Leaders From Two Sigma, Verizon, Mastercard, and Hershey Explain How They’re Building JUST Jobs and Business Resilience

CNBC Senior Correspondent Sharon Epperson sits down with Verizon’s Samantha Hammock, Hershey’s Alicia Petross, and Mastercard’s Randall Tucker. (Christopher Galluzzo)

The job prospects, and on-the-job realities, American workers face today look different compared to a year, or even six months ago. Major employers continue to make announcements of layoffs or buyouts in some cases. The labor market is showing signs of slowing down, though it still remains tight. And inflation continues to hit the lowest-earning workers hardest. Amid this, a new Harris Poll survey found some Americans (42%) are worried about losing their jobs, but more (52%) are worried about worsening company culture.

Providing the jobs that will retain employees and help provide for them and their families in this environment has become increasingly imperative. It’s part of the reason we developed our JUST Jobs Scorecard, as we continue to hear from the American public in our polling that investing in workers’ should be an employer’s number one priority when it comes to just business behavior and as attacks on “woke” companies and ESG continue. Last week, at our JUST Leadership Summit, we introduced the Scorecard and heard from job quality-focused corporate leaders and on how they’re approaching these issues. Together, they discussed the importance of investing in workers in ways that will ultimately bolster business resilience.

Our Chief Strategy Officer, Alison Omens, spoke with our Managing Director and Head of Corporate Impact, Tolu Lawrence, and Ann Ruble, Partner at Two Sigma Impact, to get insight into how tools like the Scorecard can help companies and investors systematically listen to workers. CNBC Senior Correspondent, Sharon Epperson, also sat down with Samantha Hammock, Chief Human Resources Officer at Verizon, Alicia Petross, Chief Diversity Officer at Hershey, and Randall Tucker, Chief Inclusion Officer at Mastercard to learn how they’re bolstering job quality right now, and what impact these actions are having on their workforce and business overall.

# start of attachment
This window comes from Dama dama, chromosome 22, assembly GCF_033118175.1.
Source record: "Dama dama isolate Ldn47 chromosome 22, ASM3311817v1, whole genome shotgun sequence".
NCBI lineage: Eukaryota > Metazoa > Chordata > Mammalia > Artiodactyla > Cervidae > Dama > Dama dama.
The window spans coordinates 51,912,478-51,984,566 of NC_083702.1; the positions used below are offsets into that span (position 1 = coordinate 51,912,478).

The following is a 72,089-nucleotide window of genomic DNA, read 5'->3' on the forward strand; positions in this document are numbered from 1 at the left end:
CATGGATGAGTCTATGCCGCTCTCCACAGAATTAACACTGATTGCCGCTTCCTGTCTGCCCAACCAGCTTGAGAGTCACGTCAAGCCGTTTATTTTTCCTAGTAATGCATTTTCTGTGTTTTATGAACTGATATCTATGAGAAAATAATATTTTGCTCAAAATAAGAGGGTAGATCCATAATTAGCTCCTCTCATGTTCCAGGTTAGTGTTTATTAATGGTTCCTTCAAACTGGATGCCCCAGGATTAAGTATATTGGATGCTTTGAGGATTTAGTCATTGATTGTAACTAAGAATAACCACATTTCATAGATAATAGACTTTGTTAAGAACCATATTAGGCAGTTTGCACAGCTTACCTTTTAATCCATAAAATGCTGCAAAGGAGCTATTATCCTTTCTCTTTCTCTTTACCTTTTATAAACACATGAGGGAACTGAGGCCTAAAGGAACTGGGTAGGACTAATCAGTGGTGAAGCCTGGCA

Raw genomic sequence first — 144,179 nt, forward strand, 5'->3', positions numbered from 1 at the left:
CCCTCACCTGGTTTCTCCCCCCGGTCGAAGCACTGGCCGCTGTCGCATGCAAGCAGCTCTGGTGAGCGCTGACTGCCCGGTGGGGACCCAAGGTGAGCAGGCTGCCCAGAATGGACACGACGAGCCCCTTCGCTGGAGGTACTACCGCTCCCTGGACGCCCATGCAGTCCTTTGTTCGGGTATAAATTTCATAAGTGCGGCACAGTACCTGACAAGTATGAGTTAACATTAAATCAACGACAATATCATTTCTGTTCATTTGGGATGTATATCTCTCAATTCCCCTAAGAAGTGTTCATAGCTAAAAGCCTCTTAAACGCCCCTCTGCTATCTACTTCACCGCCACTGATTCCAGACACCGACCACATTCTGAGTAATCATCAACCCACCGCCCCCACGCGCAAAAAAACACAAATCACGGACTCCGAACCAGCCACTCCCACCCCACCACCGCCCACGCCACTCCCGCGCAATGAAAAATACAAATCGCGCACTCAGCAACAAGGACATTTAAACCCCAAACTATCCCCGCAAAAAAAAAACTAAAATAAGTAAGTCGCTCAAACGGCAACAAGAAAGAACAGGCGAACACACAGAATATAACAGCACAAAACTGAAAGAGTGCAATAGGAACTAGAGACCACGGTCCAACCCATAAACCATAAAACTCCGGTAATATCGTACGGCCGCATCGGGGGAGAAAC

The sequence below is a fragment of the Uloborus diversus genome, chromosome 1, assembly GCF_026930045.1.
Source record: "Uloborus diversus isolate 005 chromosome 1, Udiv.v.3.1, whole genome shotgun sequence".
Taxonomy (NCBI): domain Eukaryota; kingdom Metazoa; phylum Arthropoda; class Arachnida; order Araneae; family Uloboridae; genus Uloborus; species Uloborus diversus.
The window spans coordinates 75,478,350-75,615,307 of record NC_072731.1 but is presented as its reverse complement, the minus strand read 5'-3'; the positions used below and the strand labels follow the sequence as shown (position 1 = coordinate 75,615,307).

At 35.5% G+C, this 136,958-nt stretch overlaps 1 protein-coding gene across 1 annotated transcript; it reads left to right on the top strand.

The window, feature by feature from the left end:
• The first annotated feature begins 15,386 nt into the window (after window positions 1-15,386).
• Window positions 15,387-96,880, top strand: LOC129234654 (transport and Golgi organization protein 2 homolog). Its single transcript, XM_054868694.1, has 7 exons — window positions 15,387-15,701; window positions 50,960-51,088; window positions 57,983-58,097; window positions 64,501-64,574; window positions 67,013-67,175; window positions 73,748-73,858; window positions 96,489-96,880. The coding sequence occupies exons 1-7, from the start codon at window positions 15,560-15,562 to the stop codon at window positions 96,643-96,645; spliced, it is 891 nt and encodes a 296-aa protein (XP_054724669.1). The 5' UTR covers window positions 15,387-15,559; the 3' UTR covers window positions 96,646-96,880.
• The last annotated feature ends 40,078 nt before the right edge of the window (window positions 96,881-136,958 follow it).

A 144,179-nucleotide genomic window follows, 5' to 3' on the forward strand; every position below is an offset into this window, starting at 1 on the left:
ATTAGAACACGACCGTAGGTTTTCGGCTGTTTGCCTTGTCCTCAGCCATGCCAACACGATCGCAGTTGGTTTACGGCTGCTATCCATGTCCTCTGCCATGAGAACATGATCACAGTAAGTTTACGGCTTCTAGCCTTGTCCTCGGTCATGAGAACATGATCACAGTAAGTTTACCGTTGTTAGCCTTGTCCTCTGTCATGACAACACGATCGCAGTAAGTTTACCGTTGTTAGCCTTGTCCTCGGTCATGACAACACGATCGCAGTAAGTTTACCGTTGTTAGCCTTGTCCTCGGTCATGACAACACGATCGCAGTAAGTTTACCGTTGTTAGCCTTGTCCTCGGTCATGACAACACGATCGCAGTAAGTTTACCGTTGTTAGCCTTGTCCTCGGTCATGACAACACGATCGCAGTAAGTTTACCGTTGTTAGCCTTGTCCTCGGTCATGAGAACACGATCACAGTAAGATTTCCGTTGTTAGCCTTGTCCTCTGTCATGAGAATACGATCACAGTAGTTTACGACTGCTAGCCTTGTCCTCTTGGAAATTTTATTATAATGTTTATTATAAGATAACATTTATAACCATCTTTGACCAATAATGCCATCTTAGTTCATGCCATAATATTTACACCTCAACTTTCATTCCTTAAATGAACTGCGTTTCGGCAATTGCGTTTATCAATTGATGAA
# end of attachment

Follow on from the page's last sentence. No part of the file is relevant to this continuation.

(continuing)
Watch the full discussion of each panel below and read on for key takeaways from both.

Focus on the best data to drive decision-making

Both Lawrence and Ruble noted that part of the challenge in measuring job quality and taking action to address gaps is that companies don’t know where to start. For Two Sigma Impact, a private equity business advancing job quality within the companies in its portfolio, helping companies identify that data has been a key first step. “When you go into these mid-size companies, you’d think that that data [financial and operational metrics] would be clean and easy to access. But you go in there but they don’t have data lakes yet, they don’t have business intelligence tools,” Ruble said. 

Two Sigma Impact might begin by suggesting that management look at internal mobility rates or retention rates by various diversity, equity, and inclusion (DEI) metrics, she said. Importantly, the voice of workers informs that process. Two Sigma Impact employs a “voice of worker” tool throughout the deal life cycle to “systematically” listen to workers, Ruble said. 

Having a tool to identify and refine the right data to focus on is also a core element of the JUST Jobs Scorecard, Lawrence noted. “There’s a lot of data out there, but how do you make sure you’re measuring the data that’s going to have an impact? Because when you are measuring the data that’s going to have an impact, that’s when you see the long-term benefit and value of that data,” she said. 

Part of the Scorecard’s focus is to help companies make sense of all the data out there and, in turn, see the long-term value in it, she added. Companies are able to take a look at how their performance on a particular metric compares to their peers or industry as a whole. Two Sigma Impact takes a similarly-minded approach in helping the leadership of companies it acquires better understand the state of job quality within their workforce. It decided on its four dimensions of job quality measurement – leadership, purpose, growth/advancement, fairness – to help executives more easily understand how they’re performing and underlying data points, Ruble said.

“Build the muscle” of tying that data to core business outcomes

Once company leadership has a grasp on what data to measure, Ruble sees Two Sigma Impact’s next step as helping them “build the muscle” to continually track these metrics. The goal is to get companies to scale to the point where this is in their DNA, she said. And in her experience, having companies go through the process of understanding this data beyond “something on a balance sheet” changes them. 

“As people learn more about how to measure the cost of turnover or not actually developing anyone in your workforce and having to hire from the outside every time…and really understand the engagement of your workforce and productivity measures, once people start learning about those things you kind of can’t not look at it again… It’s really just thinking about it differently,” Ruble said. Two Sigma Impact’s thesis is that good jobs make better companies and findings from the JUST Jobs Scorecard support that with leading companies in the Scorecard’s categories outperforming their peers. 

Lawrence closed the session by raising a point JUST’s Head of Investor Strategies, Cambria Allen-Ratzlaff, often notes that 90% of the S&P 500’s market cap is in intangible assets, or human capital, though reporting on that hasn’t kept up. “When we talk about the future and what we need to be tracking in order to really understand how a company is performing, I think that’s really where we’re headed.”

Verizon’s Samantha Hammock, Hershey’s Alicia Petross, and Mastercard’s Randall Tucker joined CNBC’s Sharon Epperson for a discussion on JUST Jobs in Practice.